Category Archives: France

Pick up a Picpoul

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Not so long ago, the name ‘Picpoul de Pinet’ would have meant nothing to all but a tiny minority of wine lovers.  Today, while still not widely known, this crisp, dry white from the Languedoc region in the south of France is beginning to establish a reputation.  And, surprisingly, much of the credit for that change must go to Britain’s major supermarkets, most of whom now have an example in their premium ranges.  Take Tescos:

Picpoul 1their ‘Finest’ Picpoul is just £7 a bottle but is delightfully refreshing with lovely herby, citrusy flavours and enough richness to suggest it would be a perfect accompaniment to many creamy fish or shellfish dishes.  And, it’s not just the supermarkets who are selling Picpoul – Majestic’s Villemarin (£8.99) and the Wine Society’s Domaine Félines-Jourdan (my favourite example and great value at £8.50) mean that it is readily available for those who are looking for something just a little different – but nothing too scary!

Picpoul, the name of the grape variety (occasionally spelt Piquepoul), apparently translates as ‘lip stinger’ in the local dialect (but don’t let that put you off); its home is a tiny area between the towns of Pézenas and Mèze overlooking the Bassin de Thau, a glorious nature reserve within a stone’s throw of the Mediterranean.  Apart from this one wine, this part of the Languedoc is an area far better known for its reds – the southern French sun and heat are too much for most whites.  But not Picpoul – it retains its acidity and freshness and provides a very welcome glass chilled on a hot day.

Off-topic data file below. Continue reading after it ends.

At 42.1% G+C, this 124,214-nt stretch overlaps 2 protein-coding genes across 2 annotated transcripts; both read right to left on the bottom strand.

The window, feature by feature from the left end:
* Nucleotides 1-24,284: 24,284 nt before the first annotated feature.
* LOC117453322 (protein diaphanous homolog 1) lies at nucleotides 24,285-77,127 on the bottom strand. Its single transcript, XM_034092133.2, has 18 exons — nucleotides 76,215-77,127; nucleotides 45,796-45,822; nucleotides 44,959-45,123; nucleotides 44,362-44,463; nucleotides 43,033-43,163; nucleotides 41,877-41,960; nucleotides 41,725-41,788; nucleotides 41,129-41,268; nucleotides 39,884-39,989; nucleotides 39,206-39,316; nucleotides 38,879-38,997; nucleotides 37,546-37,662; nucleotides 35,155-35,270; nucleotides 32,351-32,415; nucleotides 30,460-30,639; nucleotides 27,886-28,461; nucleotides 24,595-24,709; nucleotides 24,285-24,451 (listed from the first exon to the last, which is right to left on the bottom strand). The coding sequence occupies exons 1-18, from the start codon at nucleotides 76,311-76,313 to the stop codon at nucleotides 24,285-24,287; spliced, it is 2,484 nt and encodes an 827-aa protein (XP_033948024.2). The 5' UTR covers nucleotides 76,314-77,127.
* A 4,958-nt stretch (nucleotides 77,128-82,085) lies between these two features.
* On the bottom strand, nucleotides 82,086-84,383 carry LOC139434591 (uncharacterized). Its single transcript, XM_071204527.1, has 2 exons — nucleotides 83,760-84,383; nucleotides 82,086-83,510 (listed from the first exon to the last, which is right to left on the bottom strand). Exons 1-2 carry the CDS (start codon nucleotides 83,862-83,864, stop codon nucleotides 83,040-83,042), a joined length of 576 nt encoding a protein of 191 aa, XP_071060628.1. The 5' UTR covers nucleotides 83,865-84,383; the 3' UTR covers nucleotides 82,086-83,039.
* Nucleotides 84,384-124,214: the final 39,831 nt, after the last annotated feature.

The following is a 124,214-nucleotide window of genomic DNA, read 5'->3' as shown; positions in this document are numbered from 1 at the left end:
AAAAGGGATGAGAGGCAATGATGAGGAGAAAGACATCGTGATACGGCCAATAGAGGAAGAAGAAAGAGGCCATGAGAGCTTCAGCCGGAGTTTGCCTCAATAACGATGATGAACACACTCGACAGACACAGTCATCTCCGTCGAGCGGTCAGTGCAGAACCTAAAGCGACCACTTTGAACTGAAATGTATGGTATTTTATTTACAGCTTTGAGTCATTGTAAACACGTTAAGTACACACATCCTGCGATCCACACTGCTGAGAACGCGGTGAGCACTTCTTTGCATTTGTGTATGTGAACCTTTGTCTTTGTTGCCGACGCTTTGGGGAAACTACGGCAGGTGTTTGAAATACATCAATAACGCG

And, thanks to the supermarkets, before long, more wine lovers will be able to pick up a Picpoul.

 

 

Why No Grape Names?

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“Why don’t the French put grape names on their wine labels?  It’s so confusing.”  A familiar comment – and one I heard again at a tasting I ran recently. 

I can fully understand the view; grape names (or the 20 or so most popular ones, at least) are recognised by most customers buying wine and they know what to expect when they pick up a Cabernet Sauvignon, a Chardonnay or a Pinot Grigio.  But, when they’re faced with a wine labelled ‘Chiroubles’ or ‘Cairanne’, things aren’t so straightforward.  Sadly, there’s no easy solution.2013-11-18 10.29.53

These – and many other French (and Italian and Spanish) wines – are labelled after the place they come from, not the grape (or grapes) they’re made from.  There’s a good reason for this: in most of the traditional winemaking areas of Europe, there’s a very strong attachment to the land (as anyone who has ever been stuck in a traffic jam behind a French farmers’ protest will confirm!)  So, it’s not just the grape variety that is important, it’s the soil, the climate, the slope of the land, the traditions of the area – all contribute to the taste in the bottle.  The French call this ‘terroir’.  And, given that, why would they single out just the grape name to put on the label when it’s the place and all it offers that makes the wine what it is?